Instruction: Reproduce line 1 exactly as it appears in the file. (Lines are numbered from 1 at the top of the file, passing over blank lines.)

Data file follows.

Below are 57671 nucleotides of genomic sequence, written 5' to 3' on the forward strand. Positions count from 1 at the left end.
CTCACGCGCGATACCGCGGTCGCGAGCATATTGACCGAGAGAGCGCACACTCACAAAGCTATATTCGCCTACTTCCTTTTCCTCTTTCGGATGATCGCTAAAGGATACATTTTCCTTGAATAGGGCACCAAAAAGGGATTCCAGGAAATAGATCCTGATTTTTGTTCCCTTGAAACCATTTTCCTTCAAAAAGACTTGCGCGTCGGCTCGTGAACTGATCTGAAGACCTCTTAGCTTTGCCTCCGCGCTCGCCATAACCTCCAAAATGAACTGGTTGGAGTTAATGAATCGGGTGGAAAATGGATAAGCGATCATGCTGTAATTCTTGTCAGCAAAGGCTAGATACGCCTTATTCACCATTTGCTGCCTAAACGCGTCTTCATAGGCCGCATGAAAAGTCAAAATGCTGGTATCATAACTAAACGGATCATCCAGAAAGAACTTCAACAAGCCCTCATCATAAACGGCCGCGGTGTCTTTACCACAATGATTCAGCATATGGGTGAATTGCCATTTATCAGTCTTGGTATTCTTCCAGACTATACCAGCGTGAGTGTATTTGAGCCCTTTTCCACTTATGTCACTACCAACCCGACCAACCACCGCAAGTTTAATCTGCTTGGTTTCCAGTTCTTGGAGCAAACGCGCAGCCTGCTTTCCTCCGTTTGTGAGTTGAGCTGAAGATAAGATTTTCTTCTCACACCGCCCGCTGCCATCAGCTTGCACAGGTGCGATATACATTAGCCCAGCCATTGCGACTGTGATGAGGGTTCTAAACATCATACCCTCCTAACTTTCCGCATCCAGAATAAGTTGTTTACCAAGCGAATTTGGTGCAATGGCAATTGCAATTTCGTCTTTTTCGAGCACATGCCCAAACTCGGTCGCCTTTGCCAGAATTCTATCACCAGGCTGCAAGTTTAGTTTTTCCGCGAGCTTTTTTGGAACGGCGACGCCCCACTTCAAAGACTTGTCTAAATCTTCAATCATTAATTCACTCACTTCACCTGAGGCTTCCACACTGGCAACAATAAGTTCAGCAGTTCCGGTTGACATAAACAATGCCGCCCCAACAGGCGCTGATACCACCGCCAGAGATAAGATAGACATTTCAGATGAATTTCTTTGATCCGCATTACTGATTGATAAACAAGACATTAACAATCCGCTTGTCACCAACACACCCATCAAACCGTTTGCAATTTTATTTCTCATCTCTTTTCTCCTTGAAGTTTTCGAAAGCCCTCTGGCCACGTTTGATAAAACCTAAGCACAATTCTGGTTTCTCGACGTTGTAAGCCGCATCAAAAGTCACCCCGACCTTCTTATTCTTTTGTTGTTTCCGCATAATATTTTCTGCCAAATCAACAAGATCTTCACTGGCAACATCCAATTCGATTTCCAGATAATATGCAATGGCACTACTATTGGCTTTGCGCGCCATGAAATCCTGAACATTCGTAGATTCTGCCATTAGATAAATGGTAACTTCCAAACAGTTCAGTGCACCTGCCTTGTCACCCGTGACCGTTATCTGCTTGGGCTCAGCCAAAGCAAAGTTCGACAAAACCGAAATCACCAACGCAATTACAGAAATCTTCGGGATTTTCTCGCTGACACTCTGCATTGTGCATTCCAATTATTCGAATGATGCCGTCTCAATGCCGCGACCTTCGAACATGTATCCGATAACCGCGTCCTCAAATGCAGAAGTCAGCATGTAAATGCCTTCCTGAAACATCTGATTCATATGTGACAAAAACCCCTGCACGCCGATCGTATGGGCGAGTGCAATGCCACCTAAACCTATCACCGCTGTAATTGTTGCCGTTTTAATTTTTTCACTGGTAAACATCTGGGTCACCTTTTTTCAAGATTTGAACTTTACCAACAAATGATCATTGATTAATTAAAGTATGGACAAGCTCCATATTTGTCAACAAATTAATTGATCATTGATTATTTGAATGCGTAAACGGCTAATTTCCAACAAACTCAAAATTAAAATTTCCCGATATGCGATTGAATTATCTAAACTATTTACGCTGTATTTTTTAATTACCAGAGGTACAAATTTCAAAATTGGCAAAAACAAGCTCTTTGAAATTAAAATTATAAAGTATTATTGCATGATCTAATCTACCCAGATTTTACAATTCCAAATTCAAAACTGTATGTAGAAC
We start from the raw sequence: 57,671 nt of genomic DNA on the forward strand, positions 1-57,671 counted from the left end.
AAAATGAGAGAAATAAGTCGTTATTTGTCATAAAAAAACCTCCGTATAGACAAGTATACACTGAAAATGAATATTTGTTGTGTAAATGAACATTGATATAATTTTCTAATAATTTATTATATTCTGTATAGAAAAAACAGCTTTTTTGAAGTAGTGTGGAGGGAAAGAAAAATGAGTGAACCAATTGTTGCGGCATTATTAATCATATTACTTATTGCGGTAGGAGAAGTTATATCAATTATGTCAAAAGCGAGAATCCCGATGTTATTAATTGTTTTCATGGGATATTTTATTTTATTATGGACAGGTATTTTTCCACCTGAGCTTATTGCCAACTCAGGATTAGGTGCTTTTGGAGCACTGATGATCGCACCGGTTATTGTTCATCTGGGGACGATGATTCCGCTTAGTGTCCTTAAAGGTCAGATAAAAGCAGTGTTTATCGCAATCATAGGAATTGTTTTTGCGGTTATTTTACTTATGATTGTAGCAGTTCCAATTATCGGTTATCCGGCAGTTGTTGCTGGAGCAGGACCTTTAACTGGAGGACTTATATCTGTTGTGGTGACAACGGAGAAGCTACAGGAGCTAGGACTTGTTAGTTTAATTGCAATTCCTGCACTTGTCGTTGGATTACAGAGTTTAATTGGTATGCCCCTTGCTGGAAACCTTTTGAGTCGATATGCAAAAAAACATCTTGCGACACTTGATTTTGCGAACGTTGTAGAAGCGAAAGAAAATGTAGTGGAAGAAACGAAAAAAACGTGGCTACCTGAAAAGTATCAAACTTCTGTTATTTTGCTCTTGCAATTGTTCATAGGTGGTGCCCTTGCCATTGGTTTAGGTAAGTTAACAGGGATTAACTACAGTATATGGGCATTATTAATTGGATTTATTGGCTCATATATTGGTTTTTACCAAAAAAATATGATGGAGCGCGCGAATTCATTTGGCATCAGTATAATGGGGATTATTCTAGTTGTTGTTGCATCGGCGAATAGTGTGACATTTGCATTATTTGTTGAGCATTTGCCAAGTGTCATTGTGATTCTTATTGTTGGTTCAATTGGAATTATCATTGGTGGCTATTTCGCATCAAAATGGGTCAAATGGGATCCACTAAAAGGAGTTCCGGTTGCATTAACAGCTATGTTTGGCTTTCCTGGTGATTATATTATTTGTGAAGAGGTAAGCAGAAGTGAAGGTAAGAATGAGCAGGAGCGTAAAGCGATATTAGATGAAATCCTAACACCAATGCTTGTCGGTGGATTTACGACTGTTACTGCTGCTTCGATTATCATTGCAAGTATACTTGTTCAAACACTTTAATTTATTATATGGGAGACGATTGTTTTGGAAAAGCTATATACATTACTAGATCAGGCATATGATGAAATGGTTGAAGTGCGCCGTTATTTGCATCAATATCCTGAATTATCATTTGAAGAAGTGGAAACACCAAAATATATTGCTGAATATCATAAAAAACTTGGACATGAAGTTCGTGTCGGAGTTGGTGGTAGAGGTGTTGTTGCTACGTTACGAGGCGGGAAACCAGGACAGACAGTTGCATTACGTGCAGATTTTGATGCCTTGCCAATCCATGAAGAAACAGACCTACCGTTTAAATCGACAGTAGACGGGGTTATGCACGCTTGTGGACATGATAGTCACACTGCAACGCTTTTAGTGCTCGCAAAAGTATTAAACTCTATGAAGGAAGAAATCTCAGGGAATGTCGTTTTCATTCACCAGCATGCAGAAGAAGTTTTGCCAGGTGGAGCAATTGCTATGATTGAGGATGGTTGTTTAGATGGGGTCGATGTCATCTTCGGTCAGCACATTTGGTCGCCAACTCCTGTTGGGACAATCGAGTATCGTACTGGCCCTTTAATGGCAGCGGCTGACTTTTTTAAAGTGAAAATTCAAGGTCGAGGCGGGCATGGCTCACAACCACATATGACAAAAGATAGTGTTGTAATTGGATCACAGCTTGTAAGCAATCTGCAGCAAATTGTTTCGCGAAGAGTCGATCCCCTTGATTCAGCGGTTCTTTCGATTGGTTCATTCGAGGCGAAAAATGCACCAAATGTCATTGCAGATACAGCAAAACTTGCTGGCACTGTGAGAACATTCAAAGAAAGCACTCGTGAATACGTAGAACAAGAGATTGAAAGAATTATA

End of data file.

Below are 57671 nucleotides of genomic sequence, written 5' to 3' on the forward strand. Positions count from 1 at the left end.